Heart Of Darkness Travel Journal
Belgium (pg. 73):
"Like a whited sepulcher, I was quickly forced into this environment. I don't know what to expect, only to hope that I'll get to see what I've been looking for. When I first arrived, it wasn't hard to find the Company Office. It seemed like a big deal in town. And even better, the process was quick!! Which made me suspicious, but I can't lose sight of the vision..."
Trip to Africa (pg. 78) :
"We're on our way to the settlement and on the way, I see greyish-whitish
specks…with a flag flying above them. I heard that some people drowned at these settlements, but that can be attributed to lack of cautiousness. I mean, no one tried to help them, so it had to be them at fault. Nonetheless, we pressed onward and after three months, we made it to the mouth of the river and it was glorious. Everything I imagined and more. Next we moved on to a settlement 30 miles away. There were construction projects and equipment in disarray and indigenous people suffering as project laborers. To avoid a group of convicts, I step into
a shady grove and discovers a group of Africans near death from exhaustion. It was an odd sight and I wasn't quite prepared."
"We leave the Outer Station with sixty
native porters and a single white companion.
We pass through abandoned villages,
encounters a drunken white man
responsible for security on the road, and
finds the corpse of a recently executed native.
The Helmsman’s Funeral and Arrival at the
Inner Station (pg. 105):
"The trip back up the river was like traveling back to the earliest beginnings of the world, when vegetation rioted on the earth and the big trees were kings. There was no joy in the brilliance of sunshine. Here we released the body to the river, I still don't feel right about this, but I couldn't let him be eaten by cannibals. Some fifty miles below the Inner Station we came upon a hunt of reeds. We also came upon Kurtz's disciple, who is a bit child-like and was dressed like a harlequin. He told us that you only listen to Kurtz and he's making up lost babbling in explanation to him talking so fast. He also said something that struck my interest, he claims that the natives attacked because they didn't want him to leave. How interesting..."
Returning to the Station (pg. 138):
"I finally was able to meet Kurtz, the mystery man behind all of this. However I am shocked at his character. His actions resemble that of a temper tantrum to a much more bloody extent. He kills the africans when he doesn't get what he wants! My moral compass is disgusted with this finding, but he's just so captivating I find myself looking past this no matter how wrong this is. The harlequin was right. I do like listening to him. But this is wrong. The boat is broken down, we don't have much time left before we all go mad."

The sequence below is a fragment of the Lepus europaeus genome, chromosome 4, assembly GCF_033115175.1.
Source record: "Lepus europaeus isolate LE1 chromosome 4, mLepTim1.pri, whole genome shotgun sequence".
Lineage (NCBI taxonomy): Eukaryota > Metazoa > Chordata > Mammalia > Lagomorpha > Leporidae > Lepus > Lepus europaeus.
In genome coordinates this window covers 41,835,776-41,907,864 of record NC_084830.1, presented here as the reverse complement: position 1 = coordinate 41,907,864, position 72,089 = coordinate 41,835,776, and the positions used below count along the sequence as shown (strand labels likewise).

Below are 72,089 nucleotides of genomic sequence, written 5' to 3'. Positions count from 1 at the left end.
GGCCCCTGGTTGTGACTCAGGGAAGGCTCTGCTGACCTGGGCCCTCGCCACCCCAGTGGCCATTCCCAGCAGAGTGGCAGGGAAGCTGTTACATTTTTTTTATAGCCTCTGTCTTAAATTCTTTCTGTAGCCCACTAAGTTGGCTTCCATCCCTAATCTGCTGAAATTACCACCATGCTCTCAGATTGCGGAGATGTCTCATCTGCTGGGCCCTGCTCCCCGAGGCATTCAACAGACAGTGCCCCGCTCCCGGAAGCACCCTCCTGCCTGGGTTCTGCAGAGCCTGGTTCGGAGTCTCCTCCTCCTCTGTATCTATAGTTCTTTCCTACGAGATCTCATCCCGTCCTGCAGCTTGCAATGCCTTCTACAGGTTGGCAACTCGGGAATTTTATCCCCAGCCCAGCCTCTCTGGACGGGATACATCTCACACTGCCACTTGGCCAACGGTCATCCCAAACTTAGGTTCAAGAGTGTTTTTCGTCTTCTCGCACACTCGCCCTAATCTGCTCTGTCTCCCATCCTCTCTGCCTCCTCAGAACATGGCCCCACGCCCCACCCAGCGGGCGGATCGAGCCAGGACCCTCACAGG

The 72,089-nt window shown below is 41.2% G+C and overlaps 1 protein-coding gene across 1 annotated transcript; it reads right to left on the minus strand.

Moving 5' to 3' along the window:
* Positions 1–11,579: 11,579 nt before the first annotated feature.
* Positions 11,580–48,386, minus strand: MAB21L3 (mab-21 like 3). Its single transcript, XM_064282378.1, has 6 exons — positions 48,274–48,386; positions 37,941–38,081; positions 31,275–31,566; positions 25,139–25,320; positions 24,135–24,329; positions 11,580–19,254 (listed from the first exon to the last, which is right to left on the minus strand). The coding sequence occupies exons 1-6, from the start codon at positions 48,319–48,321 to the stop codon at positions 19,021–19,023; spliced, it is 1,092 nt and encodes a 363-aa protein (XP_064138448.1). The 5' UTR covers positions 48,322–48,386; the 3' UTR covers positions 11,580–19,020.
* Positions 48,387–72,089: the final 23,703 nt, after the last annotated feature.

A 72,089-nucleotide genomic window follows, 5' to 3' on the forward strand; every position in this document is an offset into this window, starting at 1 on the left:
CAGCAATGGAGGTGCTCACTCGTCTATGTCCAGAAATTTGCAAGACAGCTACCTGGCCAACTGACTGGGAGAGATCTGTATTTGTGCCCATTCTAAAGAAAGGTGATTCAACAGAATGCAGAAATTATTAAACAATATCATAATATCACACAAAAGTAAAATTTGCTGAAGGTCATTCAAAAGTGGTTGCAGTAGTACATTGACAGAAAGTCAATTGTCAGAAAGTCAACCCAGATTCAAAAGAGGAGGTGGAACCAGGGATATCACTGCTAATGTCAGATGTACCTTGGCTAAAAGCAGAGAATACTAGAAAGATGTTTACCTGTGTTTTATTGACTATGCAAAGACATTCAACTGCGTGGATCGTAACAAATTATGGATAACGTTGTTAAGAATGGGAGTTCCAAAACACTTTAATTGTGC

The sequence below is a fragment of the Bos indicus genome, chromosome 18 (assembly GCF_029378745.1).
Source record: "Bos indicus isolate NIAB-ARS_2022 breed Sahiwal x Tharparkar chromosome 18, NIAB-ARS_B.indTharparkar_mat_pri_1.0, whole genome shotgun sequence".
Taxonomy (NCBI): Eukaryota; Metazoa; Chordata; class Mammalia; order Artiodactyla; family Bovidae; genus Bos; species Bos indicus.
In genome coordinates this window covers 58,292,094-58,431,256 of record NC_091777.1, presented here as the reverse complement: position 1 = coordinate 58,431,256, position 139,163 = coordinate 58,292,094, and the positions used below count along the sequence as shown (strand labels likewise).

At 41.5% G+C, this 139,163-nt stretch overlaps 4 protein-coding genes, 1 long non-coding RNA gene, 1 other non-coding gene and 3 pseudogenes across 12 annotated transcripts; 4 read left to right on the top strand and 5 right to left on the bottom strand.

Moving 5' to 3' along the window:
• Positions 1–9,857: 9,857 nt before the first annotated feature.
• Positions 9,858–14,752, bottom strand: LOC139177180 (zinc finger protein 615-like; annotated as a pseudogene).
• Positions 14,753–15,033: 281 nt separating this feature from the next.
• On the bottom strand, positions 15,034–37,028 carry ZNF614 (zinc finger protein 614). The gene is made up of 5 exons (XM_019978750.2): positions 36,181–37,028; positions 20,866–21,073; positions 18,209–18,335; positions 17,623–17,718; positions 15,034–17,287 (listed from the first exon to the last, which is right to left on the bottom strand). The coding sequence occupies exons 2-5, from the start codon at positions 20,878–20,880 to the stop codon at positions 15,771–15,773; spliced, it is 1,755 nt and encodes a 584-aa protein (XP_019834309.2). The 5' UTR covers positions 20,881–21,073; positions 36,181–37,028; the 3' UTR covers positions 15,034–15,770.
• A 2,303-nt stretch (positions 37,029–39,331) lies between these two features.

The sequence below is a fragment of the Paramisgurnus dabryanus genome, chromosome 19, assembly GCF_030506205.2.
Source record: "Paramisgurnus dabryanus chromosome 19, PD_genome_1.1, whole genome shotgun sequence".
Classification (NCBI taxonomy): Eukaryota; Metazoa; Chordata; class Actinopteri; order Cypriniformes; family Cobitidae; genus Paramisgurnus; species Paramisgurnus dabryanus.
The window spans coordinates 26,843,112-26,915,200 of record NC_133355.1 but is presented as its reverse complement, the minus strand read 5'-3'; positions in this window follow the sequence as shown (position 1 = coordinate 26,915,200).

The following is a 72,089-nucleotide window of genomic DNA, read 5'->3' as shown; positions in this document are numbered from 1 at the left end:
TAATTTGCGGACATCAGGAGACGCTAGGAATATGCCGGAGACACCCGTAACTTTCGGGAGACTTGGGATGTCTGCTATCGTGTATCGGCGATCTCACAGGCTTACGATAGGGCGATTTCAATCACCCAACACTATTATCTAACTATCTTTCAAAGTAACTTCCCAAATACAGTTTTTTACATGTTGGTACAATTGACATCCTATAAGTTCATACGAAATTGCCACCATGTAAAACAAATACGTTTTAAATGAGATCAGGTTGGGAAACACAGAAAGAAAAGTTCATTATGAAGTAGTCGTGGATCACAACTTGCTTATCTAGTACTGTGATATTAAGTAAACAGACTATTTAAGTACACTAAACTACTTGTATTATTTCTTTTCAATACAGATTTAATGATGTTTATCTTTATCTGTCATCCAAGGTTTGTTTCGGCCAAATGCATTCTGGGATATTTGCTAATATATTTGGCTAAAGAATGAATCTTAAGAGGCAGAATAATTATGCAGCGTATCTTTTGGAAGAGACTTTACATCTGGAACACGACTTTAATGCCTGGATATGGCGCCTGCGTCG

Operation: Rescue Kurtz (pg. 154)
"We planned our attack to rescue Kurtz from his captors and it ultimately failed. Of course the natives attacked us again, but it seemed like our crew wasn't completely into the fight either. I myself acquired some wounds, but thats nothing in comparison to what happened next. I went to speak to Kurtz and inform him of what happened and he had gone blind. His last words to me were "The horror! The horror!". I knew he'd eventually reach this point without help, so I blew out the candle and left. However, his words stuck with me. I couldn't stay there. Once everyone else found out, there was almost a mutiny, but things were brought back into control. The next day we buried his body. This feels like the end."
London (pg. 158)
"I'm back where I started. London. I fully recovered physically, but I'll never forget the emotional and mental toll Africa took on me. I have to go and return Kurtz's letters tomorrow, so hopefully I'll find some closure. But if not, I'll never be at peace."
- "The edge of a colossal jungle, so dark-green as to be almost black, fringed with white surf, ran straight, like a ruled line, far, far away along a blue sea whose glitter was blurred by a creeping mist. The sun was fierce, the land seemed to glisten and drip with steam. Here and there grayish-whitish specks showed up clustered inside the white surf, with a flag flying above them perhaps. Settlements some centuries old, and still no bigger than pinheads on the untouched expanse of their background. We pounded along, stopped, landed soldiers; went on, landed custom-house clerks to levy toll in what looked like a God-forsaken wilderness, with a tin shed and a flagpole lost in it; landed more soldiers--to take care of the custom-house clerks, presumably. Some, I heard, got drowned in the surf; but whether they did or not, nobody seemed particularly to care. They were just flung out there, and on we went." (pg. 78)
- The irony of this situation is that Europeans are going to explore and take advantage of Africa when it seems that there is nothing to take from there. Any signs of humanity on its shore seem insignificant in comparison to the big jungle.